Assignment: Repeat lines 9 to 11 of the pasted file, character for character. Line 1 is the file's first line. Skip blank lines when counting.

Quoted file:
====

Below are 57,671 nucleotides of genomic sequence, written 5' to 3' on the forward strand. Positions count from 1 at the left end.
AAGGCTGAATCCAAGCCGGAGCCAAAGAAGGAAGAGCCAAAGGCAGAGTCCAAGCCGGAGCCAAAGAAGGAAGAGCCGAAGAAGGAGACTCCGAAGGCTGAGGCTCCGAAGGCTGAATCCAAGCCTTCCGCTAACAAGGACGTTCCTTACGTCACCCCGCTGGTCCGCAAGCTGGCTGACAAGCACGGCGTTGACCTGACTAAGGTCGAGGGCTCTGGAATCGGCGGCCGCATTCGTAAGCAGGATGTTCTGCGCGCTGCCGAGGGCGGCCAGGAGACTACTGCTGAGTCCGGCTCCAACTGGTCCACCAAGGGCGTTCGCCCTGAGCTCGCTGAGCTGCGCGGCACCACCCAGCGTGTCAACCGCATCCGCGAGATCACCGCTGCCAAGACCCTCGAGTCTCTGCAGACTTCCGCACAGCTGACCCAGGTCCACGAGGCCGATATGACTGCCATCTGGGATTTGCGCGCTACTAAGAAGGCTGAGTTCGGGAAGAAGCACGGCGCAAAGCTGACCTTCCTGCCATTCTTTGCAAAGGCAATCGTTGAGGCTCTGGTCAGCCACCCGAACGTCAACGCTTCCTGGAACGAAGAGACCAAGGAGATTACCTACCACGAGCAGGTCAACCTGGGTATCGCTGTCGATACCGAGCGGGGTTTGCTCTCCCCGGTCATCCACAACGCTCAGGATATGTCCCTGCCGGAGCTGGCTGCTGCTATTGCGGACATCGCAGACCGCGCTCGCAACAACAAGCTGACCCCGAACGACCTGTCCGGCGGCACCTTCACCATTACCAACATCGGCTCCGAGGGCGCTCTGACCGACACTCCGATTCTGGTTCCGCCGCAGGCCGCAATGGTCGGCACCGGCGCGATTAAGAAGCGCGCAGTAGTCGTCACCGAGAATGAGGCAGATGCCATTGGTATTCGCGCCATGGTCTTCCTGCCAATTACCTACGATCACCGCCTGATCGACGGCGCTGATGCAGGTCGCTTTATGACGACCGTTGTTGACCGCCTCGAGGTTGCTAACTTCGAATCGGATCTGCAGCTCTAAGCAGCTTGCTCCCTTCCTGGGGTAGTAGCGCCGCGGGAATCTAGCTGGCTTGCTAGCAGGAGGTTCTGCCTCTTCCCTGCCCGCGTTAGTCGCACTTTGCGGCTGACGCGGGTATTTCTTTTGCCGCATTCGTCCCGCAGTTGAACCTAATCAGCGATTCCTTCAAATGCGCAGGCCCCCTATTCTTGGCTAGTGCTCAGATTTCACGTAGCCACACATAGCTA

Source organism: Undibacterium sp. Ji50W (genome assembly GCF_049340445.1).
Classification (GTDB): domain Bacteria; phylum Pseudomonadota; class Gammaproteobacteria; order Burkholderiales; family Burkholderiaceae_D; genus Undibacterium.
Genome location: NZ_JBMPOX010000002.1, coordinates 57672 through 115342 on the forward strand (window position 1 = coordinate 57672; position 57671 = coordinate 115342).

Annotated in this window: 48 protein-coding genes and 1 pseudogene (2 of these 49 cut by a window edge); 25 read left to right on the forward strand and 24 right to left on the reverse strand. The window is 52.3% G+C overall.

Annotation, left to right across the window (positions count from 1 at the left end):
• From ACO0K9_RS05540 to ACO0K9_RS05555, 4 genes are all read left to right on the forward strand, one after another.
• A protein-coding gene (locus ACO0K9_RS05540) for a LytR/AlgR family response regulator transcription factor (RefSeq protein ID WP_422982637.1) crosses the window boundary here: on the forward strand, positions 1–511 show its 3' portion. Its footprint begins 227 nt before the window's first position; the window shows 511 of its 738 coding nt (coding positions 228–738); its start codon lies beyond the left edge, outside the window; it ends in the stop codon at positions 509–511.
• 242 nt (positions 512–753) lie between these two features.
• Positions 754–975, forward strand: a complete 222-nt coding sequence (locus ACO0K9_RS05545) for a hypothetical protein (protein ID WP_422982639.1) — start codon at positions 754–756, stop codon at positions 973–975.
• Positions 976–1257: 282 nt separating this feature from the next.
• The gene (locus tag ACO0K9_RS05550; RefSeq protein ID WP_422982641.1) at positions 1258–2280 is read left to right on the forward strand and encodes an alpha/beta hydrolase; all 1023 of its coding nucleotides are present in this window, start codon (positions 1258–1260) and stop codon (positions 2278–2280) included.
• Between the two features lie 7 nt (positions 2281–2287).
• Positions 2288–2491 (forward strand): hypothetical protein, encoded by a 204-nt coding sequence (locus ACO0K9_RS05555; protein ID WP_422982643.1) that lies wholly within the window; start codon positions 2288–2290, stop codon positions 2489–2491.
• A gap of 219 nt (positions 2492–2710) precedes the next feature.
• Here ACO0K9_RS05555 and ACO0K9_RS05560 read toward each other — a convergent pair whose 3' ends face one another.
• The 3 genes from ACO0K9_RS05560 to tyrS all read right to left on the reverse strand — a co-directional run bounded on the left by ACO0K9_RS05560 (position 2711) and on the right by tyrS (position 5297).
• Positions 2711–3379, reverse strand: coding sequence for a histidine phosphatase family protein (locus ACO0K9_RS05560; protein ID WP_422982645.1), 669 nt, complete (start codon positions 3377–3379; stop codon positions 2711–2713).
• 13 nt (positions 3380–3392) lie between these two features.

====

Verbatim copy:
• A protein-coding gene (locus ACO0K9_RS05540) for a LytR/AlgR family response regulator transcription factor (RefSeq protein ID WP_422982637.1) crosses the window boundary here: on the forward strand, positions 1–511 show its 3' portion. Its footprint begins 227 nt before the window's first position; the window shows 511 of its 738 coding nt (coding positions 228–738); its start codon lies beyond the left edge, outside the window; it ends in the stop codon at positions 509–511.
• 242 nt (positions 512–753) lie between these two features.
• Positions 754–975, forward strand: a complete 222-nt coding sequence (locus ACO0K9_RS05545) for a hypothetical protein (protein ID WP_422982639.1) — start codon at positions 754–756, stop codon at positions 973–975.